It’s an emotional roller coaster for Angels’ Josh Hamilton

Josh Hamilton
Angels outfielder Josh Hamilton hits a walk off, two-run home run during the 11th inning of the Angels’ 9-7 comeback victory over the Boston Red Sox on Saturday night.
(Stephen Dunn / Getty Images)

Right fielder Josh Hamilton couldn’t have captured the emotions of his last few days, and the beauty of the game, better than he did Sunday after his 11th-inning two-run home run that gave the Angels a 9-7 victory over the Boston Red Sox on Saturday night.

“You can make a stupid play one minute and a great one the next,” Hamilton said. “That’s what drives you crazy about the game and makes you love it. More times than not, it drives you crazy.”

Hamilton tripped and fell trying to field Daniel Nava’s eighth-inning double, and the error allowed Dustin Pedroia to score for a 7-3 Boston lead.

But Hamilton had a key hit in a four-run ninth inning, following Albert Pujols’ two-out, two-run single with a run-scoring single to right field. The tying run scored on third baseman Brandon Snyder’s error, and Hamilton won it in the 11th with his home run against left-hander Craig Breslow.


Hamilton also hit a score-tying, two-run home run in the ninth inning of the Angels’ 6-5, 10-inning win over St. Louis on Thursday night. Friday night, his error allowed a run to score in Boston’s 6-2 win.

Hamilton, emerging from a season-long funk, was one for three Sunday and has a 12-game hitting streak. He is hitting .372 (16 for 43) with two home runs and nine runs batted in during the stretch to raise his batting average from .207 to .230.

“I’m still not there,” Hamilton said. “For the most part, I feel good. It’s about focusing every time you’re up. You have a small window, you’ve got to clear everything out. I’m doing a better job of that and of having that confidence, going up there knowing what I can do.”

Derby discussion


As of Sunday, Mark Trumbo had not been invited to the July 15 home run derby. If he is, he will probably decline.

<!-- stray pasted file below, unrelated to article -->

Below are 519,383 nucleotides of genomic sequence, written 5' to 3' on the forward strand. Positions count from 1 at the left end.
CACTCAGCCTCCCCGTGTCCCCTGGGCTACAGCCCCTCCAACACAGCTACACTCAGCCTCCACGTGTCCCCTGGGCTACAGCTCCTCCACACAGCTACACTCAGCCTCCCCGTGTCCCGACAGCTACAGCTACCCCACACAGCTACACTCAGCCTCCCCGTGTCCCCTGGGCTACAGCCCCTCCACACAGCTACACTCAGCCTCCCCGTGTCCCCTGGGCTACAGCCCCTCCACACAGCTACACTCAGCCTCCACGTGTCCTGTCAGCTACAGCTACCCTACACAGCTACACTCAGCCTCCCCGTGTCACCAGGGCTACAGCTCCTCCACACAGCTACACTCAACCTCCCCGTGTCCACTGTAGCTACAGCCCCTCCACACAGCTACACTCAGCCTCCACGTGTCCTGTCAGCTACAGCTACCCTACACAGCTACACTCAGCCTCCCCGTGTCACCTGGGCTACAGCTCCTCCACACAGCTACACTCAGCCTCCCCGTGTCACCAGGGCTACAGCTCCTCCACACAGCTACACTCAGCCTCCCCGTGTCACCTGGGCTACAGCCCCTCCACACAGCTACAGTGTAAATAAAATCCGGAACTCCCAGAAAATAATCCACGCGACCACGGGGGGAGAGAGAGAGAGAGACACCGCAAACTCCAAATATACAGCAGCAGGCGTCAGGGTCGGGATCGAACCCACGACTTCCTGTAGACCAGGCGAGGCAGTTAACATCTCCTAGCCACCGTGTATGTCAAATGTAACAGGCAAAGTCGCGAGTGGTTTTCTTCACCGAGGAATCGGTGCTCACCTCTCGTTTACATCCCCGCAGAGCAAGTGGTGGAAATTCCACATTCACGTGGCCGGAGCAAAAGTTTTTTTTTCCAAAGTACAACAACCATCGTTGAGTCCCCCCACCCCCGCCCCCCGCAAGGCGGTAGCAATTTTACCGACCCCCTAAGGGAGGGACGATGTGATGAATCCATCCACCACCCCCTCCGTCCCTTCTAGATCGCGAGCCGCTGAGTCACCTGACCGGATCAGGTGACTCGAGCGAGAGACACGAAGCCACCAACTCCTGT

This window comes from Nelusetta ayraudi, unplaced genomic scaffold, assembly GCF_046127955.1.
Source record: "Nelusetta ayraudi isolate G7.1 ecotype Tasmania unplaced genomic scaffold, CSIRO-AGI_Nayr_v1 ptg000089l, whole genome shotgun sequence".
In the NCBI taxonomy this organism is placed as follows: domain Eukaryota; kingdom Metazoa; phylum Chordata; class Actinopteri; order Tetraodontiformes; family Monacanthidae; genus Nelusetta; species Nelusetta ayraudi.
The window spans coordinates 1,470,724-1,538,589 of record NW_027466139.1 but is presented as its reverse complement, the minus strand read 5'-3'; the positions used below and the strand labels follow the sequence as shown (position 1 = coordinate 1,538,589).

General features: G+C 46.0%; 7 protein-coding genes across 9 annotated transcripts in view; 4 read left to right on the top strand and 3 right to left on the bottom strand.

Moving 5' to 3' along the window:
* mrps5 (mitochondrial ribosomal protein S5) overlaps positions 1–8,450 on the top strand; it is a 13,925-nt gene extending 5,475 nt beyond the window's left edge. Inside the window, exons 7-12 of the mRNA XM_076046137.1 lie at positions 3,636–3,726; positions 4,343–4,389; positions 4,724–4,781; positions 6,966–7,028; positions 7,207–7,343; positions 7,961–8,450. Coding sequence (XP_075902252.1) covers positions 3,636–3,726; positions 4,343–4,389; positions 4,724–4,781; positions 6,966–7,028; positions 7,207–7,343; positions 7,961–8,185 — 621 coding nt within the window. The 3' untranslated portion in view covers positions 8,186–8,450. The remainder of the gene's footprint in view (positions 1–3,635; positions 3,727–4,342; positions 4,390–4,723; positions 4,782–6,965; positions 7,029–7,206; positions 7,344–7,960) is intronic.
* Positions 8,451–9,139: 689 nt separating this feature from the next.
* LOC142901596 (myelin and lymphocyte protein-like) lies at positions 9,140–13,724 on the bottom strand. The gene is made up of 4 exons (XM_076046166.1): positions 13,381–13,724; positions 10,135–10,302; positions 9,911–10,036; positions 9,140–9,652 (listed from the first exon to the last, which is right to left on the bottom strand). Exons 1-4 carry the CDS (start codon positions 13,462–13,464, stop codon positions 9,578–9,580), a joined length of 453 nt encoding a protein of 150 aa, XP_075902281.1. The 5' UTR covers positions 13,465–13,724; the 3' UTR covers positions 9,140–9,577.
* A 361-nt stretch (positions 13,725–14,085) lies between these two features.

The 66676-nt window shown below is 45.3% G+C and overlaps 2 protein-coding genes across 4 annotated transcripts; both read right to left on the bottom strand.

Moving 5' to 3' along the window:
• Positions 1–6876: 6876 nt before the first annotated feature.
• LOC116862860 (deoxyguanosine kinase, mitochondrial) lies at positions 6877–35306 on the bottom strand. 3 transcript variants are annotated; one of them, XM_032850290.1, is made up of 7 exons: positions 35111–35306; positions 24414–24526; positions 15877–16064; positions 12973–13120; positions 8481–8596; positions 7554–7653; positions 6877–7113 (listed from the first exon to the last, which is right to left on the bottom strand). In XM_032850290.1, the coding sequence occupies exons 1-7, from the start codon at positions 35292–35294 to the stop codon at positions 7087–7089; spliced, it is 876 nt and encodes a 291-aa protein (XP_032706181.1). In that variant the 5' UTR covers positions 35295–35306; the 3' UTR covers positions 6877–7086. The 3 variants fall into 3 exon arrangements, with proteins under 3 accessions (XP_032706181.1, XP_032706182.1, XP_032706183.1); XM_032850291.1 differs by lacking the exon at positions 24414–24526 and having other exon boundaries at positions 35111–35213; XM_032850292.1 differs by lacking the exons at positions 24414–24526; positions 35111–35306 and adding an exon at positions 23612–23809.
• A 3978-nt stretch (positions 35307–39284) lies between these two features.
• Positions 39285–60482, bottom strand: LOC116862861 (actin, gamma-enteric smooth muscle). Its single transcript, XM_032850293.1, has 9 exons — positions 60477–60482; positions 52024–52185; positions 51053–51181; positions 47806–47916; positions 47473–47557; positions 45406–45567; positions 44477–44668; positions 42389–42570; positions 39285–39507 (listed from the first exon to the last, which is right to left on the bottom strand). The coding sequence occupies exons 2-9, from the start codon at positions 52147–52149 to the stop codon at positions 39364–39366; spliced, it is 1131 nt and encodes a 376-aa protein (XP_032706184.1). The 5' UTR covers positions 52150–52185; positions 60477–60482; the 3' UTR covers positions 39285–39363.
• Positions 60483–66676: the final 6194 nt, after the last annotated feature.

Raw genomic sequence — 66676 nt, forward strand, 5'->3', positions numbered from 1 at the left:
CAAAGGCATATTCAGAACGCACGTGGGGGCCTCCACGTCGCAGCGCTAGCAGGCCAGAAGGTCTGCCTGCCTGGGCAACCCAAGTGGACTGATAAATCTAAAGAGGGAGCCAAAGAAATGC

“It’s a ‘no’ right now,” said Trumbo, who finished third in the event last year.

Trumbo, who leads the Angels with 19 home runs, said in June he would not participate in the derby if he was not an All-Star because “I think it’s awkward to do it if you’re not on the team.”

Trumbo was not selected to the American League team Sunday but could be considered as an injury replacement.

Trumbo hit .306 with 22 home runs and 57 RBIs before the break in 2012 and .227 with 10 home runs and 38 RBIs afterward. Though he didn’t blame his struggles on the derby, the event has been known to mess up swings.

“I’m not a fan of it,” Manager Mike Scioscia said. “It’s grueling. The number of full-gorilla swings you take … it’s like being on a driving range and hitting 10 buckets of balls. It’s tough. I haven’t seen somebody come away from that derby and be a better player for it.”

Rested, not rusty

Somewhat lost in Saturday’s win was a superb outing by Ernesto Frieri, who, in his first game in six days, struck out two batters in a scoreless ninth inning and struck out the side — David Ortiz, Mike Napoli, Nava — in the 10th.


The key, Frieri said, was an alteration in his pregame routine to accommodate for the downtime between appearances. He usually throws off flat ground before games, but last week he threw 15 to 20 pitches off a bullpen mound one day.

“I don’t want to feel too strong,” said Frieri, who has a 2.95 earned-run average and 22 saves. “When I’m too strong, I don’t know where the ball is going.”

Frieri looked dominant in the ninth inning Sunday, striking out three of the four batters he faced, two on 97-mph fastballs, one on a 96-mph fastball.

Short hops

Reliever Sean Burnett (left elbow impingement) is scheduled to resume throwing Tuesday. … Tommy Hanson (right forearm strain) has resumed throwing and could return July 23, the next day the Angels need a fifth starter.

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